0

From: A Brief Introduction to Law in Canada (2017). p. 6 Bottom. Publisher uploaded chapter 1.

  We can define morality as a system ofvalues or principles concerning what is right or wrong with respect to human behaviour. Morality can be viewed from two perspectives: descriptive or normative.
  When we consider morality from a descriptive perspective, we are simply observing what a particular community believes to be right or wrong. We are offering no judgments or endorsements of these beliefs. We are describing things as they are.
  When we approach a moral system from a normative perspective, we believe it to have an objective truth, or to set an ideal standard. We accept it and are invested in it. A moral code viewed in this light tells us how we should behave. Conduct that offends the code is considered immoral.

p. 11 Bottom.

Jurisprudence—the philosophy or science of law—and the theories that compose it are our concern in this section. There are many theoretical approaches to the law, and there is some overlap with justice theories. A common way of classifying theories of law is to divide them into two main categories: analytic and normative. Analytic theories are concerned with what the law is, while normative theories are concerned with what the law ought to be. The two are not mutually exclusive. There are hybrid theories—such as feminist legal theory—and other theories, such as legal realism, that seem to challenge or subvert the dis- tinction between analytic and normative.
  Analytic jurisprudence generally concerns critical, explanatory, and value-free assess- ments of the law. It may involve, for example, examining the internal logic of a system of rules. Sometimes the investigations are more empirical in nature—that is, concerned with experience or observation rather than with theory. The common thread between analytic theories of law is that they do not involve value judgments. They are concerned with what law is, not what it ought to be.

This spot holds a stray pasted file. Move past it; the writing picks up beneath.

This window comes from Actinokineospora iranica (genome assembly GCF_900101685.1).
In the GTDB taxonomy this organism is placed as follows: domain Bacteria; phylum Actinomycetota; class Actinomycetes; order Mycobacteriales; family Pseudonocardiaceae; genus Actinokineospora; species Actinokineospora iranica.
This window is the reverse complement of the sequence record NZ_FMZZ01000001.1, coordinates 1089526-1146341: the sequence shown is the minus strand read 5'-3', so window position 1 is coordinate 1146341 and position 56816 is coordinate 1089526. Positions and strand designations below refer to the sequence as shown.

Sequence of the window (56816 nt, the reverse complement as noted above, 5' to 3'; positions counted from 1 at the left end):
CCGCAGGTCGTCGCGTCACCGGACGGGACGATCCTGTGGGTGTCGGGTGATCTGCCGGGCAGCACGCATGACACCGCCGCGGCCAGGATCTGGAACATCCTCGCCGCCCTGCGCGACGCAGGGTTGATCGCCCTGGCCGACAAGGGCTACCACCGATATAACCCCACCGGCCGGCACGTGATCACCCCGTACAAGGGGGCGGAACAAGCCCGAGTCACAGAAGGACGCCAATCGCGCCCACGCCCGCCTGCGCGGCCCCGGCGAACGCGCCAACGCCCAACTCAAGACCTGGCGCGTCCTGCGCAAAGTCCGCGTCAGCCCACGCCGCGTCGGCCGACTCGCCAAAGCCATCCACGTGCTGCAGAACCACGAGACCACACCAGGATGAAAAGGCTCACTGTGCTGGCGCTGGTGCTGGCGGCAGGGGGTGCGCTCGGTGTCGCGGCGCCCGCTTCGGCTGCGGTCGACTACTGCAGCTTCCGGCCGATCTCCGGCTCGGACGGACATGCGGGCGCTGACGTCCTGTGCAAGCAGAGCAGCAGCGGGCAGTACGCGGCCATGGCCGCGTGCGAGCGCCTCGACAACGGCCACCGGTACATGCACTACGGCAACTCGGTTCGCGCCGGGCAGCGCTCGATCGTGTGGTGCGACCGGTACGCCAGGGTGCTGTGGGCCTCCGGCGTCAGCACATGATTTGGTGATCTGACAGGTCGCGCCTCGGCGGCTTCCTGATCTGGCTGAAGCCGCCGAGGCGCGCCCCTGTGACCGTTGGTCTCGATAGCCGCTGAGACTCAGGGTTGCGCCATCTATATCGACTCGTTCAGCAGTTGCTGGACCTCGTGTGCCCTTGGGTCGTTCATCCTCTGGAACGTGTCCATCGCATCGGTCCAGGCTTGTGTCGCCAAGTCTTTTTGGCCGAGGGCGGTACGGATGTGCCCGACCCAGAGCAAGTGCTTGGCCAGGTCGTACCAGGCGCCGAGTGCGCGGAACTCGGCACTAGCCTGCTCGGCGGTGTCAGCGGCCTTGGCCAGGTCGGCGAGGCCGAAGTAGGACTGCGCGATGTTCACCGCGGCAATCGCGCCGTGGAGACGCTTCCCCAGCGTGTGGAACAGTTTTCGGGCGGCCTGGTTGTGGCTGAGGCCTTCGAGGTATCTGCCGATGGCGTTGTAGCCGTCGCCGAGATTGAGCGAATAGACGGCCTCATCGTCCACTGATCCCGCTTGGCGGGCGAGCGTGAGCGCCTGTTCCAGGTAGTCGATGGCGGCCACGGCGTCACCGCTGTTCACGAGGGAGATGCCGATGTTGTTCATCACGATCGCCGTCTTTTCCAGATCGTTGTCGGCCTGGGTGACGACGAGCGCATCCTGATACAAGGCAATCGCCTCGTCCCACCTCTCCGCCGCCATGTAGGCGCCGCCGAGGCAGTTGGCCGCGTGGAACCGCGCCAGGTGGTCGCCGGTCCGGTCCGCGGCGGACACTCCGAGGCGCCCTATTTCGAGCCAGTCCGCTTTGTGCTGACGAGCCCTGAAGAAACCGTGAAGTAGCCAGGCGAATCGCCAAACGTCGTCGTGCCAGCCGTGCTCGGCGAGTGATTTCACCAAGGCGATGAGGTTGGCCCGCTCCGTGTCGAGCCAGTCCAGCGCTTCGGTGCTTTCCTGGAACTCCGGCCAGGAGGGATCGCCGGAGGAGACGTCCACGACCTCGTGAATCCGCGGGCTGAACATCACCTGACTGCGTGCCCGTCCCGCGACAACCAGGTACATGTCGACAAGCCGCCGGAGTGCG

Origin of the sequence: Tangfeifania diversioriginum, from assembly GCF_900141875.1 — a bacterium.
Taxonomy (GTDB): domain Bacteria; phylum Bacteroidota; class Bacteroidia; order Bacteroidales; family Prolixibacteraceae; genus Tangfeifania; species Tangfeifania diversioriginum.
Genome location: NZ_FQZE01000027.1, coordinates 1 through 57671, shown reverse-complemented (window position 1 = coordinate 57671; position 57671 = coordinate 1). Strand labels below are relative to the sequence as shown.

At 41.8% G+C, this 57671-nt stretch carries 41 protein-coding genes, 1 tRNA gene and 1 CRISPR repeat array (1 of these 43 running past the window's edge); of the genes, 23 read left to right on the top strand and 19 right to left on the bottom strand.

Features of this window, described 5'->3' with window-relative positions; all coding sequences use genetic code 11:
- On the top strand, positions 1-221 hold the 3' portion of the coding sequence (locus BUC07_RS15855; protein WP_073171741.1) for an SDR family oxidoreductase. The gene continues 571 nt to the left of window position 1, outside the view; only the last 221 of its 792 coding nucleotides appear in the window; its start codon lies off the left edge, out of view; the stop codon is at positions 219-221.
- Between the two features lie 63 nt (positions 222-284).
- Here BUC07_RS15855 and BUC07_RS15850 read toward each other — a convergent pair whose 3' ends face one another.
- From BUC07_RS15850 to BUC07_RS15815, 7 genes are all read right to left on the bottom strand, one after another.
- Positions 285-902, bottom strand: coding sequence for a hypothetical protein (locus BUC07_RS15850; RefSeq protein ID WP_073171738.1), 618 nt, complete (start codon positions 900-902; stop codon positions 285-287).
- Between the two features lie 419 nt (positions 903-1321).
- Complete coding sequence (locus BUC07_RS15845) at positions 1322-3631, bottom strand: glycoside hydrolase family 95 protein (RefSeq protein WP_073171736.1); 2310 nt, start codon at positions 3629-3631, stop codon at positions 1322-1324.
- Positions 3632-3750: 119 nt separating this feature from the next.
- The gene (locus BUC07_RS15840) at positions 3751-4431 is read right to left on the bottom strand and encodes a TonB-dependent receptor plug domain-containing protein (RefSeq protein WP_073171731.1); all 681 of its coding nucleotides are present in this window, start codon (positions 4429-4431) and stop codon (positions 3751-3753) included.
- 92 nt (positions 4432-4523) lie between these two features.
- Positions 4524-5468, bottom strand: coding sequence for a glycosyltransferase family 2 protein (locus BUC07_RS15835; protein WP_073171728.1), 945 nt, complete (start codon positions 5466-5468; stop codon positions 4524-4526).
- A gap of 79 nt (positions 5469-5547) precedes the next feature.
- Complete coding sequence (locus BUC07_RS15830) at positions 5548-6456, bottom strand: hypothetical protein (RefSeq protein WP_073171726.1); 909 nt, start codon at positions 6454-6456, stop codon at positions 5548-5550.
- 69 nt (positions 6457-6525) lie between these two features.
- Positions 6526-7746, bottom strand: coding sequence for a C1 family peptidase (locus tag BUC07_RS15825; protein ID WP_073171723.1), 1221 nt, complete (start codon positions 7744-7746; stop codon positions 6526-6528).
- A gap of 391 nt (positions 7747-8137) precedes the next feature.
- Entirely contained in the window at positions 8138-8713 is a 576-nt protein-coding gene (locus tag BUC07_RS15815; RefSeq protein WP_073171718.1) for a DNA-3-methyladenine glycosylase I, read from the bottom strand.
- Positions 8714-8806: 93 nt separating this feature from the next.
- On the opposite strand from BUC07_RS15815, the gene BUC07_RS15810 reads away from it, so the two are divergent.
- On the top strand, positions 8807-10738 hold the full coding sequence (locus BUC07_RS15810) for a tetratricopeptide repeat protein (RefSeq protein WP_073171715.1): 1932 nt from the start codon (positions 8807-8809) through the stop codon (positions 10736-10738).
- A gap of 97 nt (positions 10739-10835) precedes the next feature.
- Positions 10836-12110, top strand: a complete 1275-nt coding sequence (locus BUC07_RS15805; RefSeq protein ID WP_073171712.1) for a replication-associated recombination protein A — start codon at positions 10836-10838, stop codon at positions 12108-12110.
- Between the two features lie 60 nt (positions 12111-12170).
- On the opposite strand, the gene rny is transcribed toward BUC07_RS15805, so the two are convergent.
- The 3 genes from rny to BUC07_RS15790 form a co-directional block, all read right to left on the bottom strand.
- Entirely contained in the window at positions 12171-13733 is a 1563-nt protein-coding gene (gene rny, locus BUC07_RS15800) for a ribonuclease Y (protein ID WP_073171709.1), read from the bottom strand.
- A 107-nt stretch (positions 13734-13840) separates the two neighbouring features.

In the context of philosophy (and not writing), how does 'descriptive' differ from 'analytic'? I can't spot any distinction from the overhead quotes, which ostensibly uses them both to signify 'critical, explanatory, and value-free assess- ments'.

  • See Is–ought problem as articulated by Hume and regarding the distinction "about what ought to be, based on statements about what is. Hume found that there seems to be a significant difference between positive statements (about what is) and prescriptive or normative statements (about what ought to be)". In the context above, "analytic" is used in the sense of descriptive (vs normative). – Mauro ALLEGRANZA Mar 29 '18 at 6:14
0

The quick answer is that as you use, or refer to, the terms there is no difference between 'analytic' and 'descriptive'. But let me go a little deeper.

▻ ANALYTIC = DESCRIPTIVE BUT ...

'Analytic' has a wide variety of meanings. Perhaps still the commonest in philosophy is 'true by virtue of the meaning of words' as in 'A bachelor is an unmarried man'. But this is not the sense relevant to your question.

What you term 'descriptive' ethics, philosophers would call 'meta-ethics'.

Background : we certainly do 'conceptual analysis' in philosophy and this matches the sense of 'analytic' in your second paragraph. Conceptual analysis is not normative. It does not prescribe what we should or shouldn't do or what attitudes we should take. Rather, concepts and theories are classified; questions are exposed as ill-conceived, problems as spurious, unexpected presuppositions brought to light, inconsistencies disclosed, or reducibility revealed (where one theory is reducible to another).

▻ ...WE WOULD NOT CALL IT 'DESCRIPTIVE'

This scrutinising activity is what we would contrast with normative ethics but we would not call it 'descriptive ethics'. What we would normally contrast with normative ethics is what has come to be called 'meta-ethics' : ethics that 'stands apart' from normative ethics and conducts the kind of scrutinising activity I've described.

'Descriptive' ethics, as you characterise it, doesn't seem to me to have much to do with philosophy, or philosophical ethics, at all. It's moral sociology or moral psychology.

In sum, 'normative' appears to have (roughly) the same sense in jurisprudence and ethics. But what corresponds to analytic jurisprudence is meta-ethics and not (at least as you've defined it) descriptive ethics.

Hope this helps. Comment if you need further clarification.

Your Answer

By clicking “Post Your Answer”, you agree to our terms of service, privacy policy and cookie policy

Not the answer you're looking for? Browse other questions tagged or ask your own question.